Abezar Khan from Isak khel branch of the Achu khels had intense rivalry with Nawaz, son of Begu that cost the Marwat tribe their independence. Abezar and Nawaz were contemporaries. Both lived to old age, and both died within a year or two of each other on the eve of annexation of Marwat ellaqa to the British. Abezar's father, namely Almar, may be regarded as the founder of the house. This Almar was a fine, honest character, and had such influence that he united all Marwat to fight the Khattaks. On Abezar's death in 1847, his son Sarwar was recognized as head of the clan. He died in 1860 and was succeeded by his son, Arsala Khan. He was a quiet, simple man, partially blind from cataract, and was greatly respected by the Marwats. He and Khan Mir Khan, as heading the rival parties in the country and being hereditary enemies, have no intercourse together, though their villages adjoin each other. Both families sent representatives to assist at the siege of Multan, but neither family, nor indeed the Achu Khel clan generally, was heartily with the British until the battle of Gujrat annihilated the Sikh army. Their Luke warmness to the British gave Hakim Khan and the Sikandar Khel clan an opportunity of distinguishing themselves in 1848, when Major Taylor besieged the Sikh garrison in the now dismantled Lakki fort.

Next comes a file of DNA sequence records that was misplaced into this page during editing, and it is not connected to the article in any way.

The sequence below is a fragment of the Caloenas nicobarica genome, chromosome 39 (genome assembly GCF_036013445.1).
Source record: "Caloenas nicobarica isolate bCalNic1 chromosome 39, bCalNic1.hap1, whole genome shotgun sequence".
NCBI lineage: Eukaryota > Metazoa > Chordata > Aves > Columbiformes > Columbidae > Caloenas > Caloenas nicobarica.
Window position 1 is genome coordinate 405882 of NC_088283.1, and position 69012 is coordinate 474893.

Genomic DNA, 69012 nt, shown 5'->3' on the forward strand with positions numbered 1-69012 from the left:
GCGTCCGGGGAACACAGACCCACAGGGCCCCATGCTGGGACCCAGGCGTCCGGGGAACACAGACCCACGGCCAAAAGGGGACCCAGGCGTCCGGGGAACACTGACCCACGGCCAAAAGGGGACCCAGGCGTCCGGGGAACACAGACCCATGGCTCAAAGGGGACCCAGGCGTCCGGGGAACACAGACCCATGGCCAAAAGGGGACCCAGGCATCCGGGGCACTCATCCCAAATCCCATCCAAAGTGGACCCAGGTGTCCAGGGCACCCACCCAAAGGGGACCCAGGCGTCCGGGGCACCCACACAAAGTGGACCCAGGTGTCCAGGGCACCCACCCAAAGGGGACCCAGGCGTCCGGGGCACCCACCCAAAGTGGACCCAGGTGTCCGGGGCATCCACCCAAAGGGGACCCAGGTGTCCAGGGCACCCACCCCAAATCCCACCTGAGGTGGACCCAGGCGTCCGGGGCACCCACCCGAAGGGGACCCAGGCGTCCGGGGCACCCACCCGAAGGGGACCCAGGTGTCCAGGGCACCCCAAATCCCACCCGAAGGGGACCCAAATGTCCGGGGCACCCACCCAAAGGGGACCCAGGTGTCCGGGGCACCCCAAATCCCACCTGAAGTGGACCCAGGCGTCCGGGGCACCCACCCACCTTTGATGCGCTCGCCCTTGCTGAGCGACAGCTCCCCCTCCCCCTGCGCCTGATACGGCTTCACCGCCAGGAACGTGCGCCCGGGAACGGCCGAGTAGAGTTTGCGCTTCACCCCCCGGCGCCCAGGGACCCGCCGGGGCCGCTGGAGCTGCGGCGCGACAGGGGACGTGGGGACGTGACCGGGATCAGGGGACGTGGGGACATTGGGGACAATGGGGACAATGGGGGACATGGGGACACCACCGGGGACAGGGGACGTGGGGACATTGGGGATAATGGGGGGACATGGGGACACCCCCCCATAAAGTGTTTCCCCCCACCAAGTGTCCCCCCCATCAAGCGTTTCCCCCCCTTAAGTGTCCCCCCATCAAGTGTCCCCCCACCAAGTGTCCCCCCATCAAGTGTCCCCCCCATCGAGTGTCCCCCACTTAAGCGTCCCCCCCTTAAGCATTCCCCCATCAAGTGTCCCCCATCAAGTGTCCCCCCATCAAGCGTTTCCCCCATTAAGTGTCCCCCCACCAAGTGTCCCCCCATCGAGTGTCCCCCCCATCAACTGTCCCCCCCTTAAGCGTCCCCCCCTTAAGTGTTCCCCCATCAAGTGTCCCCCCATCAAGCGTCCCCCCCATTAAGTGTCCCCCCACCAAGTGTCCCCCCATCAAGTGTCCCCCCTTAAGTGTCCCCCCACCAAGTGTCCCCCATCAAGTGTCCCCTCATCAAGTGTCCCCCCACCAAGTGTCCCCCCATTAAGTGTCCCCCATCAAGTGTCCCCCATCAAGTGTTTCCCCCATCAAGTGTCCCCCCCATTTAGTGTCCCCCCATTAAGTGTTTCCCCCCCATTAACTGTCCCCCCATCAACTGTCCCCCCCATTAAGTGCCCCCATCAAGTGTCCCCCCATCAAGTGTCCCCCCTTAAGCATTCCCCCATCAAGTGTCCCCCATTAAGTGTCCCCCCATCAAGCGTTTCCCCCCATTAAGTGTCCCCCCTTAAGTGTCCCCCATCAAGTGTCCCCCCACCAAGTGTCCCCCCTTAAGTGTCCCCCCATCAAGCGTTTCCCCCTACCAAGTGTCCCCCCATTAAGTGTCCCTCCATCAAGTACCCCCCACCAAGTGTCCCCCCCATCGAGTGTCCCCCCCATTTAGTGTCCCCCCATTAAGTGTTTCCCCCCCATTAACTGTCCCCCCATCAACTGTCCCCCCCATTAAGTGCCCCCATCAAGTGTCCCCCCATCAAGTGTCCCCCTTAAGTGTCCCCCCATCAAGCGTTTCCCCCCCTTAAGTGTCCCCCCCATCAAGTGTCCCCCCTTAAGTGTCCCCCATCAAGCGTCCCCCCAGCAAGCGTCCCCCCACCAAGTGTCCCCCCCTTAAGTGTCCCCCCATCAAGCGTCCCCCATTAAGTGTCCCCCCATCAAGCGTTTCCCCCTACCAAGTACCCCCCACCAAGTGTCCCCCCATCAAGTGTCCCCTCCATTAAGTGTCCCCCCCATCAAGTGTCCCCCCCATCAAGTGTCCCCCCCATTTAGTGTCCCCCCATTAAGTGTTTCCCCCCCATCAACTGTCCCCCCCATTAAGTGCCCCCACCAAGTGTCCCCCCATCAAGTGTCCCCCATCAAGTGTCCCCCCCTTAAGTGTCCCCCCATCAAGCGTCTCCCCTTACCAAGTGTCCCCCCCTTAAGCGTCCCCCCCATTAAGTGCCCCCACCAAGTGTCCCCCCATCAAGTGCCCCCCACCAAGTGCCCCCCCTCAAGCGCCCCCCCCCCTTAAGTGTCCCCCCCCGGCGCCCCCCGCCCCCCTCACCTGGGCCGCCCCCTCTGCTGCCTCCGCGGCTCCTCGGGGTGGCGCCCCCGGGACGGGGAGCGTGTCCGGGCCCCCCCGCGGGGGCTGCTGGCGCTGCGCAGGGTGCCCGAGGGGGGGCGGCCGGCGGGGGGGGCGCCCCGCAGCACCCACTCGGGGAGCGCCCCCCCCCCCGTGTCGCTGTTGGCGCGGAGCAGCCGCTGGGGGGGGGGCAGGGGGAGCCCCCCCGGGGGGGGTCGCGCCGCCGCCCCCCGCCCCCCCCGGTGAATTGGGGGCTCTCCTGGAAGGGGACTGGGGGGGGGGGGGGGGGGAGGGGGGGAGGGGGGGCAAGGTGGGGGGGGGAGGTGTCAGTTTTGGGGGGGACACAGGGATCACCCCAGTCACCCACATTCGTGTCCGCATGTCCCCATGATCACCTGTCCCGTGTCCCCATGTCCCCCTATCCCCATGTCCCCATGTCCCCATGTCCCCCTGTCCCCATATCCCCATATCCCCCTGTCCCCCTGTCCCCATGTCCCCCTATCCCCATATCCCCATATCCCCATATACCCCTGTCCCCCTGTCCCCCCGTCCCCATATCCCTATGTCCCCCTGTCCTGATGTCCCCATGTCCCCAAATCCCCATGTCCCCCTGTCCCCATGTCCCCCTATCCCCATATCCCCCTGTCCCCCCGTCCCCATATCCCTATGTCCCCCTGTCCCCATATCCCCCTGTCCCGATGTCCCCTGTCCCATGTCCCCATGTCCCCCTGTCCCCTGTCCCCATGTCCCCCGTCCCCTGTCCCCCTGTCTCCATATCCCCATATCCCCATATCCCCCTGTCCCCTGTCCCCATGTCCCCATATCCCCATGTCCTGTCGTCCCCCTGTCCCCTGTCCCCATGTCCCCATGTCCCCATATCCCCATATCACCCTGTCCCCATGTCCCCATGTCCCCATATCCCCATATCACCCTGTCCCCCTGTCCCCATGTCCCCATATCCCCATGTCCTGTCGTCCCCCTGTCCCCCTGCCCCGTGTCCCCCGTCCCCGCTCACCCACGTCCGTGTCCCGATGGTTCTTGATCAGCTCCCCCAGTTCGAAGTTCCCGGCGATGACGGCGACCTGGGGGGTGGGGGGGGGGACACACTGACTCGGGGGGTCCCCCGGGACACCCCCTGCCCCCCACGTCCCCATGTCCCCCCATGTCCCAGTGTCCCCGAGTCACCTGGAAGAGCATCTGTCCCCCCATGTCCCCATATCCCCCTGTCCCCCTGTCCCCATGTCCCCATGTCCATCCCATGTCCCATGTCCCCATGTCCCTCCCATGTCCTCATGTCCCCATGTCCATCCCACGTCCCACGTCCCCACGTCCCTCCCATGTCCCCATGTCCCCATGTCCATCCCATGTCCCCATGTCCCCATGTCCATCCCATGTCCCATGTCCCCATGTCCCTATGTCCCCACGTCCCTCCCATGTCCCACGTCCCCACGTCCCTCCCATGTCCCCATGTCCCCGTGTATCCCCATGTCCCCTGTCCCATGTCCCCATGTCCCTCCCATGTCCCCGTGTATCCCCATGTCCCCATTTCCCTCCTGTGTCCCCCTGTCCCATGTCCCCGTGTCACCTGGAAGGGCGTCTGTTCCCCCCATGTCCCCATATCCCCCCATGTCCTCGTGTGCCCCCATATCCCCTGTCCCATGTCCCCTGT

Khans of Maidad Khel Marwat
The Maidad Khel family had for many generations supplied chiefs for the Bahram Khel branch of the Marwats, but the tenure of chieftainship was always very uncertain, and the hold of any individual in the clan was never strong. Power depended entirely on personal qualifications, and the clan was from the first split up into two opposing parties. One was Nawaz Khan, who with his Begu Khel namesake gave the name Gundi Nawazan to their party. This Nawaz was a man of great ambition, and ruled by art more than by force. Lately, he attempted to consolidate his hold on his clan by entertaining a band of foreign mercenaries, and began building himself a fort in the hills about a mile and a half up the Kharoba nala. Before the work was completed, he was assassinated by a youth whose father he had murdered. This was in 1835. On his death Langar Khan, a distant clansman, rose to power, and held it until he died in 1856, when his son Wali Khan and the late Nawaz Khan's son, Sahibdad Khan, were jointly made heads of their clan. In 1878, Wali Khan was deprived of his barat of Rs. 195. That of Sahibdad was Rs, 405 which remained paid to him and his successors during the British time.
Khans of Ghazni Khel Marwat